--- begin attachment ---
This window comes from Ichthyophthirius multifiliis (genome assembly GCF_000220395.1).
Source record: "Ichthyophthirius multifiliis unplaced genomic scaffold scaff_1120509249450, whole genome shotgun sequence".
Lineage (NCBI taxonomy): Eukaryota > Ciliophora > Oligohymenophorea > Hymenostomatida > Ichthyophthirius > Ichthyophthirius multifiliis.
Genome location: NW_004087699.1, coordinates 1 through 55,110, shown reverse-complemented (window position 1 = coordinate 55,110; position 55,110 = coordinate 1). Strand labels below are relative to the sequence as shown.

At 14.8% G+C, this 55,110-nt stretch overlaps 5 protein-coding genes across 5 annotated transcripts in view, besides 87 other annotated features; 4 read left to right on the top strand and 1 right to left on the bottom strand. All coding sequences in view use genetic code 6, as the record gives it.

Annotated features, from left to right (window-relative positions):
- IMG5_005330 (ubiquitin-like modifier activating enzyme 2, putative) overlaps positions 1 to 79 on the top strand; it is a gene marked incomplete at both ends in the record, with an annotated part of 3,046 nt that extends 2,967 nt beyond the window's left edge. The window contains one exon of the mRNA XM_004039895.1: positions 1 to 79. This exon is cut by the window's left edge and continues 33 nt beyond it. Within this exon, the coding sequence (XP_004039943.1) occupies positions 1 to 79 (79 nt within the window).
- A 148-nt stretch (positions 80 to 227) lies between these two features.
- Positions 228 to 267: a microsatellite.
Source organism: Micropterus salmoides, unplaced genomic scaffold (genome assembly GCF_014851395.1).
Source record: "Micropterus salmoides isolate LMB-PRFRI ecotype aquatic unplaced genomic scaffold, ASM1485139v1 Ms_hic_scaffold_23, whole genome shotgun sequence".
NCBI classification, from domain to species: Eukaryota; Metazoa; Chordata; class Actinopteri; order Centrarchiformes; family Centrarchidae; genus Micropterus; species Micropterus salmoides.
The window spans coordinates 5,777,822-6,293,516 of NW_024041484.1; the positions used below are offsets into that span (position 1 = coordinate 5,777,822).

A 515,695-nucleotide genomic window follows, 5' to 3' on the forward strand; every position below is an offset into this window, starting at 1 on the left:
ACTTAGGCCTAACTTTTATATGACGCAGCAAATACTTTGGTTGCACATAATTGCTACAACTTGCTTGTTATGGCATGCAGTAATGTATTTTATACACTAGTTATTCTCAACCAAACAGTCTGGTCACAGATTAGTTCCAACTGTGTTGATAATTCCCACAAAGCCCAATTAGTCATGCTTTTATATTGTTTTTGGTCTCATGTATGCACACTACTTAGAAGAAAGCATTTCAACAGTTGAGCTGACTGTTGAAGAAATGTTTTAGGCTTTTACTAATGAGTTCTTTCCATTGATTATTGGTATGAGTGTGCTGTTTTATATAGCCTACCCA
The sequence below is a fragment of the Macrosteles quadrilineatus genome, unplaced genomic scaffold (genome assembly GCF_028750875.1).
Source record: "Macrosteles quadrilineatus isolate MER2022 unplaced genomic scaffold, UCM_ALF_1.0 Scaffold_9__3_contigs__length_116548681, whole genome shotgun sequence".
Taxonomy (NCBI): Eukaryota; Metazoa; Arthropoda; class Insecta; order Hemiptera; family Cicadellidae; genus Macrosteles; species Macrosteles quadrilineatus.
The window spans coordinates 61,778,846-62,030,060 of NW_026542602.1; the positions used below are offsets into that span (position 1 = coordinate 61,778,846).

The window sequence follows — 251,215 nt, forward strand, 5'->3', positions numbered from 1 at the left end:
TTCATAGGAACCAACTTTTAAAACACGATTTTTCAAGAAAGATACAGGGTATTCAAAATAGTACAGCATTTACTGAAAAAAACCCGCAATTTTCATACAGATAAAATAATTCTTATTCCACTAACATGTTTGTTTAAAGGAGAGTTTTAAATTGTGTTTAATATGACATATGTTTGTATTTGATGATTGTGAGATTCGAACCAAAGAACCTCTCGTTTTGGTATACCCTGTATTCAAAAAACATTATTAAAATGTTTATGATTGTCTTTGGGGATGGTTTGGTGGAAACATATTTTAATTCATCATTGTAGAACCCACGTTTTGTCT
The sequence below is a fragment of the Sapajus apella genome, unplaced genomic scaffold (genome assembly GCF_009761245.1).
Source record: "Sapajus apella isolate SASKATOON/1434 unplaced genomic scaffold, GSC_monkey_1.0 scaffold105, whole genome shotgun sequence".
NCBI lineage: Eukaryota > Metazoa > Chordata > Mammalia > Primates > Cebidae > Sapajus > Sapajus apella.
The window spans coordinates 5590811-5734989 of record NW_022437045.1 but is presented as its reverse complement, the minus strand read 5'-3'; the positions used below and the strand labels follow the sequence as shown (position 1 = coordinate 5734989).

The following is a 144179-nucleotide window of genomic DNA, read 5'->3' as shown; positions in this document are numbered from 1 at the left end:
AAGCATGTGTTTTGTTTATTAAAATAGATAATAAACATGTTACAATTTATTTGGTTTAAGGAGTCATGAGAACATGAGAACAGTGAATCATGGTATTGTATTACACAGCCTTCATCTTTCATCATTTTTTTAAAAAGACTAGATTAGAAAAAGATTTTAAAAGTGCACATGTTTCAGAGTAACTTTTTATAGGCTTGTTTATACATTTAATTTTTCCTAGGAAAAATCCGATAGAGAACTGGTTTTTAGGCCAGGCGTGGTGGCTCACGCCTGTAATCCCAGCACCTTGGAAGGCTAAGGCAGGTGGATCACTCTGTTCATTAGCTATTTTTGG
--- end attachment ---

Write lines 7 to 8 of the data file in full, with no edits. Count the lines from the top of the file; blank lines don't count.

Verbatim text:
- IMG5_005330 (ubiquitin-like modifier activating enzyme 2, putative) overlaps positions 1 to 79 on the top strand; it is a gene marked incomplete at both ends in the record, with an annotated part of 3,046 nt that extends 2,967 nt beyond the window's left edge. The window contains one exon of the mRNA XM_004039895.1: positions 1 to 79. This exon is cut by the window's left edge and continues 33 nt beyond it. Within this exon, the coding sequence (XP_004039943.1) occupies positions 1 to 79 (79 nt within the window).
- A 148-nt stretch (positions 80 to 227) lies between these two features.